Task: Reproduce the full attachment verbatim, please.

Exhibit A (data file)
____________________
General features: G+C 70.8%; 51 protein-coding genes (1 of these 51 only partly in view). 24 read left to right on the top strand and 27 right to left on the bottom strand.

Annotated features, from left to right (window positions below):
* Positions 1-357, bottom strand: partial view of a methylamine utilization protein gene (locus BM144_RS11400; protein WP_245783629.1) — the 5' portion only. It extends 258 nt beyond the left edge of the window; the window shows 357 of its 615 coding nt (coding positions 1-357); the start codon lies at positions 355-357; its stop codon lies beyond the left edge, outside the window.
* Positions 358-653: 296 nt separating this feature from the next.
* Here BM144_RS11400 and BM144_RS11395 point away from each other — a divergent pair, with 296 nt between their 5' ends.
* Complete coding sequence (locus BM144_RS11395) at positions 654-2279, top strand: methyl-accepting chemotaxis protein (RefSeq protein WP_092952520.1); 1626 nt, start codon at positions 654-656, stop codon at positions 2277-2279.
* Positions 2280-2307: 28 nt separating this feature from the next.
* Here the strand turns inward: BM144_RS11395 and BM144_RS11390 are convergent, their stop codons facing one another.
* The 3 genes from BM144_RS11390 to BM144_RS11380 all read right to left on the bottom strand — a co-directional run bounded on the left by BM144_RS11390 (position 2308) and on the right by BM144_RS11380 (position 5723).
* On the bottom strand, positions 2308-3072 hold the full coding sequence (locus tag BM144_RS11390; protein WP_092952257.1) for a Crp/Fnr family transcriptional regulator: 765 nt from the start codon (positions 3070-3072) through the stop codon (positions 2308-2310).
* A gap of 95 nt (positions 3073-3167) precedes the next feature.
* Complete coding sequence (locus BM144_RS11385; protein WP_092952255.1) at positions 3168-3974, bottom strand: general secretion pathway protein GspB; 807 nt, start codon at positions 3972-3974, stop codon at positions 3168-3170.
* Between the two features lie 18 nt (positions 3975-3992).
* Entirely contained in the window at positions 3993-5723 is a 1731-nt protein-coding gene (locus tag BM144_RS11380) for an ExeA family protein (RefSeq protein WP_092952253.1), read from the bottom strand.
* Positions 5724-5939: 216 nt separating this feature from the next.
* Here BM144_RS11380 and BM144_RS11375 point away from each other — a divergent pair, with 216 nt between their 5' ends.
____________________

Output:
General features: G+C 70.8%; 51 protein-coding genes (1 of these 51 only partly in view). 24 read left to right on the top strand and 27 right to left on the bottom strand.

Annotated features, from left to right (window positions below):
* Positions 1-357, bottom strand: partial view of a methylamine utilization protein gene (locus BM144_RS11400; protein WP_245783629.1) — the 5' portion only. It extends 258 nt beyond the left edge of the window; the window shows 357 of its 615 coding nt (coding positions 1-357); the start codon lies at positions 355-357; its stop codon lies beyond the left edge, outside the window.
* Positions 358-653: 296 nt separating this feature from the next.
* Here BM144_RS11400 and BM144_RS11395 point away from each other — a divergent pair, with 296 nt between their 5' ends.
* Complete coding sequence (locus BM144_RS11395) at positions 654-2279, top strand: methyl-accepting chemotaxis protein (RefSeq protein WP_092952520.1); 1626 nt, start codon at positions 654-656, stop codon at positions 2277-2279.
* Positions 2280-2307: 28 nt separating this feature from the next.
* Here the strand turns inward: BM144_RS11395 and BM144_RS11390 are convergent, their stop codons facing one another.
* The 3 genes from BM144_RS11390 to BM144_RS11380 all read right to left on the bottom strand — a co-directional run bounded on the left by BM144_RS11390 (position 2308) and on the right by BM144_RS11380 (position 5723).
* On the bottom strand, positions 2308-3072 hold the full coding sequence (locus tag BM144_RS11390; protein WP_092952257.1) for a Crp/Fnr family transcriptional regulator: 765 nt from the start codon (positions 3070-3072) through the stop codon (positions 2308-2310).
* A gap of 95 nt (positions 3073-3167) precedes the next feature.
* Complete coding sequence (locus BM144_RS11385; protein WP_092952255.1) at positions 3168-3974, bottom strand: general secretion pathway protein GspB; 807 nt, start codon at positions 3972-3974, stop codon at positions 3168-3170.
* Between the two features lie 18 nt (positions 3975-3992).
* Entirely contained in the window at positions 3993-5723 is a 1731-nt protein-coding gene (locus tag BM144_RS11380) for an ExeA family protein (RefSeq protein WP_092952253.1), read from the bottom strand.
* Positions 5724-5939: 216 nt separating this feature from the next.
* Here BM144_RS11380 and BM144_RS11375 point away from each other — a divergent pair, with 216 nt between their 5' ends.